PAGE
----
* Short-covering rally in euro runs out of steam
* Outlook for euro seen shaky, debt auctions eyed
* Aussie slips on profit-taking after record high vs euro
By Hideyuki Sano
TOKYO, Jan 4 (Reuters) - A short-squeeze rally in the euro stalled in Asia on Wednesday ahead of debt auctions in Germany, with market players dubious about the euro zone’s plans to fend off a sovereign debt crisis as some countries face huge debt refinancing needs.
The euro is losing momentum after posting its biggest one-day rally in nearly two months on Tuesday as investors trimmed heavily bearish positions in the common currency after upbeat data bolstered risk appetite.
“This seems like just a temporary risk-on trade, helped by easing in dollar funding pressure after the year-end, some good economic numbers and a lack of bad news out of Europe,” said Minori Uchida, a senior analyst at Bank of Tokyo-Mitsubishi UFJ.
“The fact is that the euro has still many hurdles to clear. We think the euro will likely head to $1.25,” Uchida said, noting Italy’s huge debt refinancing burden.
Traders are also looking to the meeting of French President Nicolas Sarkozy and German Chancellor Angela Merkel on Jan. 9 to see how much progress Europe can make on their pledge for tighter fiscal integration.
The euro stood at $1.3024 in Asian morning trade, down 0.2 percent from late U.S. levels. It gained as much as 0.9 percent on Tuesday to reach its highest in a week at $1.3077 in the wake of a better-than-expected U.S. manufacturing report.
The U.S. data came on the back of a survey on Sunday showing a slight expansion in China’s business activity, all of which helped ease the market’s worst fears about the global economy.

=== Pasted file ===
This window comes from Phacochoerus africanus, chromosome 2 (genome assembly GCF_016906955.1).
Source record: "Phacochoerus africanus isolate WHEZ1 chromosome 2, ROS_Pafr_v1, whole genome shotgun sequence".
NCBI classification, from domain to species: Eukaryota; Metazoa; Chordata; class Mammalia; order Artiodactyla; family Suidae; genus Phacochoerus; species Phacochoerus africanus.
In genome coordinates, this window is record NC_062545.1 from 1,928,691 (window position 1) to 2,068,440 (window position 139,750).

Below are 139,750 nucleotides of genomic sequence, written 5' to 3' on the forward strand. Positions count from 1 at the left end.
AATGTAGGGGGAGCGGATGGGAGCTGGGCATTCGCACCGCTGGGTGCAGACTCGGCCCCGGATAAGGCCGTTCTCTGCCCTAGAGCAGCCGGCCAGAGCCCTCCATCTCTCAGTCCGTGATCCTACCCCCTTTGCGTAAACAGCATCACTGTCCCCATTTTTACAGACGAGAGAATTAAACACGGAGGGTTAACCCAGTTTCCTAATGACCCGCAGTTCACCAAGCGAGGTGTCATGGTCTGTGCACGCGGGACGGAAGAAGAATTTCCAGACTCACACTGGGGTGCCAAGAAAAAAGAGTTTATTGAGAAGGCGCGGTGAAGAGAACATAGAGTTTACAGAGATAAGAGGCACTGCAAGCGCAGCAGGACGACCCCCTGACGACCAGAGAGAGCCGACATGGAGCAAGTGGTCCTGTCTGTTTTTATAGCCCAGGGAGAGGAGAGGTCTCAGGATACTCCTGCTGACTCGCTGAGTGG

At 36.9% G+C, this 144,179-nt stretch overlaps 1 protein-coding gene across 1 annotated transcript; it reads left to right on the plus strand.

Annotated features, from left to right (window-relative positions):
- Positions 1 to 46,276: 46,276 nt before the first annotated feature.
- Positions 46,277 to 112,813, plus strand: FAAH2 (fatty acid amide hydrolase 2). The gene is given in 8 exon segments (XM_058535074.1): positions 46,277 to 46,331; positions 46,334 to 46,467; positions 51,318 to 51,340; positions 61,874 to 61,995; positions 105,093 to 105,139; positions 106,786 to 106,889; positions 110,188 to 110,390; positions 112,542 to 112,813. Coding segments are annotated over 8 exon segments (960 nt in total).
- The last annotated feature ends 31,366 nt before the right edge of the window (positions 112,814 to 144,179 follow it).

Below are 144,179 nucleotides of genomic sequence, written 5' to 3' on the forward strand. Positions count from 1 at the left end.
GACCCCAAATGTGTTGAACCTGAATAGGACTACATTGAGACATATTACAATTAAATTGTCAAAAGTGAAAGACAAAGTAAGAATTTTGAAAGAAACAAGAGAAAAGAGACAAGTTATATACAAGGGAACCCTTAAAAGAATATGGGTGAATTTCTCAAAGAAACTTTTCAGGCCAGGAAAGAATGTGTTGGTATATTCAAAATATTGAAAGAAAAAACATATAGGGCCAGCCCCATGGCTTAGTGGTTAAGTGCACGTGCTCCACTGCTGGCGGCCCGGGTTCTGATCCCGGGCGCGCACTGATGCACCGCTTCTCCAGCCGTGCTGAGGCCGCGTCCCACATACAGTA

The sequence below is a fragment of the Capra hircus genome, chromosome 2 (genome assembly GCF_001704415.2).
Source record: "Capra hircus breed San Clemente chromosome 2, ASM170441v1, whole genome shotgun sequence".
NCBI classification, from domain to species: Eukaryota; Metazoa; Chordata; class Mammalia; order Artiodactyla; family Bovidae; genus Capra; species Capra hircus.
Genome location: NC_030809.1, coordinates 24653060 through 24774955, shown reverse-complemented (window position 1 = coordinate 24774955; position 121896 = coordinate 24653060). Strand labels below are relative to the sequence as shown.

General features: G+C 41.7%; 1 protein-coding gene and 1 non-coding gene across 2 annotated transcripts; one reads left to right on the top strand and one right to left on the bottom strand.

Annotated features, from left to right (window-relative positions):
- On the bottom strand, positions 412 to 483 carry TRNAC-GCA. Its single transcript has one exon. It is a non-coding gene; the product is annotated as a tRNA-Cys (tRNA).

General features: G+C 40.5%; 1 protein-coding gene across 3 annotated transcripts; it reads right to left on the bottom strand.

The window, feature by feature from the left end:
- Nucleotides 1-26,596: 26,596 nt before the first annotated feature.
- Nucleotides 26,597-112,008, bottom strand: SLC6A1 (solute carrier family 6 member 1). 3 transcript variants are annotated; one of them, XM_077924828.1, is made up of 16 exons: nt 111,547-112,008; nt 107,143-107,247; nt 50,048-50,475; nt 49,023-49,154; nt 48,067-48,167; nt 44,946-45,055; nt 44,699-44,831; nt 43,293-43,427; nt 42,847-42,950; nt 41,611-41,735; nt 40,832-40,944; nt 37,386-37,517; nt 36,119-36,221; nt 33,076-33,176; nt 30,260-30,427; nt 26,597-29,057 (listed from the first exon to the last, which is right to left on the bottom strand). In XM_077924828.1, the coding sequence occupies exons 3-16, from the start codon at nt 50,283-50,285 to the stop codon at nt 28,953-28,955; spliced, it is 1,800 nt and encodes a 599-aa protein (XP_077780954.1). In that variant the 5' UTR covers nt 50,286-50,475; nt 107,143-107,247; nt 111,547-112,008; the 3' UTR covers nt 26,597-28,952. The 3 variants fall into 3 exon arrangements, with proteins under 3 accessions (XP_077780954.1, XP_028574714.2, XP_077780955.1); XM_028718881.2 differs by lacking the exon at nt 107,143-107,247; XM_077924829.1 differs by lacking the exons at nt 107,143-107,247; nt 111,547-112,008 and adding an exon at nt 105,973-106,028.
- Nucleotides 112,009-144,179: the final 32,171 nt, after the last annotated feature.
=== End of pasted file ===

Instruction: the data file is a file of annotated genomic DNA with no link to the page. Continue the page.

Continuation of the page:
Further aiding the euro, minutes from the U.S. Federal Reserve’s December meeting were construed by markets as dollar-negative.
The Fed said it would begin publishing forecasts on the path of interest rates later this month, a move that could suggest rates will be on hold for longer than previously expected.
Short-covering in the euro was overdue given the significant net short positions put on the single currency recently. Data last week showed currency speculators had boosted bets against the euro to a record high in the week ending Dec. 27.
Still, many investors remained quite happy to keep big euro short positions, and the euro has failed to break above its 21-day moving average around $1.3078 for now.
Against the yen, the single currency was at 99.84 yen , down 0.2 percent on the day but still up from a decade low of 98.71 hit in holiday-thinned trade on Monday.
The outlook for the common currency remained shaky at best due to worries about the euro zone debt crisis. Market focus is squarely on a bond auction by Germany later on Wednesday. Portugal will also sell up to 1 billion euros of three-month T-bills.
“We think that the downward trend in EUR/USD will likely remain intact in the medium term unless euro area economic activity stabilizes overall and/or the U.S. economy shows a marked slowdown - neither of which is our central scenario,” Yuki Sakasai, an analyst at Barclays Capital wrote in a note to clients.
“Any rebound in EUR/USD may provide a better entry level for a strategic medium-term short EUR position, in our view.”
The greenback lost ground slightly against the yen, falling to 76.67 yen, not far from a record low 75.311 marked late last year.
While regional shares rallied, commodity currencies slipped as players took profits from the Aussie’s latest climb to a record high against the euro.
The euro edged up to A$1.2611 after falling to a record trough of A$1.2564 on Tuesday. That helped knock the Aussie to $1.0330 versus the greenback, off Tuesday’s two-month high of $1.0387.
The Aussie faces heavy resistance seen around $1.0400, including its 200-day moving average around $1.0416.